There are several ways to attempt to assess export competitiveness. One is at the level of firms. How many exporters are there? Are they exporting as much as they "ought to" given their size and product mix? Does the economy have more exporters, or fewer, than one might expect given the industries located there? We have devoted several past issues of Global Commerce to examining Tennessee from this perspective. Another way to assess competitiveness is to ask if an economy is producing what markets want. The best typewriter company in the world (if such a company still exists!) is in desperate straits. There's no market. That's an extreme example, but the idea holds. A key to competitiveness is to be invested in goods and services that are experiencing increasing, not falling, demand.
From this perspective, how does Tennessee stack up? Is its production evolving with changes in world markets? There are several methods to get at this question, but the central idea is to determine which industries and goods are increasing their global share of trade and then see if the local economy is invested in those sectors. If it is, that bodes well for future exporting success. If not, that may spell trouble and at least suggests a significant headwind in coming years.
Many people assume the fastest-growing products are those that involve new technologies or high tech. They are wrong. Over the past decade, growth in world markets has come largely from China and other emerging markets, and the products gaining market share reflect their needs and industries. The chart of those products that have gained the most market share in recent years shows that while, yes, there are a few electronics items, in fact most are commodities used in basic industrial production. (These calculations exclude trade in oil and gas. In 2012, that amounted to about 17% of the total value of global imports.) In fact, if we look at those products for which either the U.S. or Tennessee has forged the biggest gains in global market share, we see a mix of high- and low-tech goods.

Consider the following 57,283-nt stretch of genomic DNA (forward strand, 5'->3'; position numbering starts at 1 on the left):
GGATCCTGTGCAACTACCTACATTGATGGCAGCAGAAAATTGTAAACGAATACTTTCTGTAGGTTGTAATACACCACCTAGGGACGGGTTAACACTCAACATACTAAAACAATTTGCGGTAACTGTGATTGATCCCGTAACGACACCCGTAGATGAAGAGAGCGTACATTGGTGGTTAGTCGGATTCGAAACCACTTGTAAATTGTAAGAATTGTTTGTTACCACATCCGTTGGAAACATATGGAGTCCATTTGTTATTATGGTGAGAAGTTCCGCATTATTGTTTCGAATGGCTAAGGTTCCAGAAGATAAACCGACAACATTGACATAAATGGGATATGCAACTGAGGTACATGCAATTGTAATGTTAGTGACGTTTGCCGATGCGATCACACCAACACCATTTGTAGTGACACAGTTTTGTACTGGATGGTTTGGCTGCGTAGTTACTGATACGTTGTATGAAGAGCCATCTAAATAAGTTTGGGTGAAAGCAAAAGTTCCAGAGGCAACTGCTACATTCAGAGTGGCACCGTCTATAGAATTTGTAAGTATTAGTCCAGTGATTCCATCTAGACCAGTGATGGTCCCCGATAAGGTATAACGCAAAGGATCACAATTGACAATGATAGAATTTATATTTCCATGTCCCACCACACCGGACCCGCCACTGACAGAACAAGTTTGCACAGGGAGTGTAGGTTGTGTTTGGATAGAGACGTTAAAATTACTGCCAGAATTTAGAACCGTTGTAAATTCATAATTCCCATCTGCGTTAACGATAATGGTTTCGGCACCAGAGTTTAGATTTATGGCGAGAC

Two ways to evaluate whether an economy is producing in the "right" sectors, the ones growing disproportionately rapidly, are to see what percentage of its trade is in these sectors and to calculate its demand-adaptability index. The first is straightforward. The larger the percentage of exports that are in dynamic, growing areas, the better the likely future export performance. The demand-adaptability index, developed by the Cambridge economist José Gabriel Palma, is a more formal measure of the degree to which an economy is able to adapt to changing global markets.  Essentially it's the ratio of the value of exports that are in dynamic, growing sectors over the value of exports that are not, weighted by the sizes of all the sectors.
The hardest part of either calculation is to choose the baseline years. The global crash of 2008 was so large that it can easily distort comparisons. For that reason, we provide a comparison using 2007 as the baseline and a second using 2002. (The most recent world trade figures are for 2012.) A higher percentage of exports in dynamic sectors is a positive sign. Both the U.S. and Tennessee have improved on this measure over the past decade. If we evaluate exports based on growing market share since 2002, about 53% of American exports are in dynamic sectors, whereas about 47% of Tennessee exports are in these same sectors. If we take 2007 as the baseline, the U.S. share rises a bit to 55%, while Tennessee's rises significantly to 57%. This might lead us to conclude that Tennessee began with a less competitive export profile at the start of the century but has more rapidly shifted into stronger export sectors.
 For those interested, the index is presented in Appendix I of J.G. Palma's "Flying Geese and Waddling Ducks: The Different Capabilities of East Asia and Latin America to 'Demand-Adapt' and 'Supply Upgrade' their Export Productive Capacity," in Mario Cimoli et al., Industrial Policy and Development (Oxford University Press, 2009). See also Nalitra Thaiprasert, "U.S. Export Adaptability at the State Level," Ball State University Center for Business and Economic Research (2011). Palma's index was developed using OECD imports. The indices calculated in this article are using total world imports.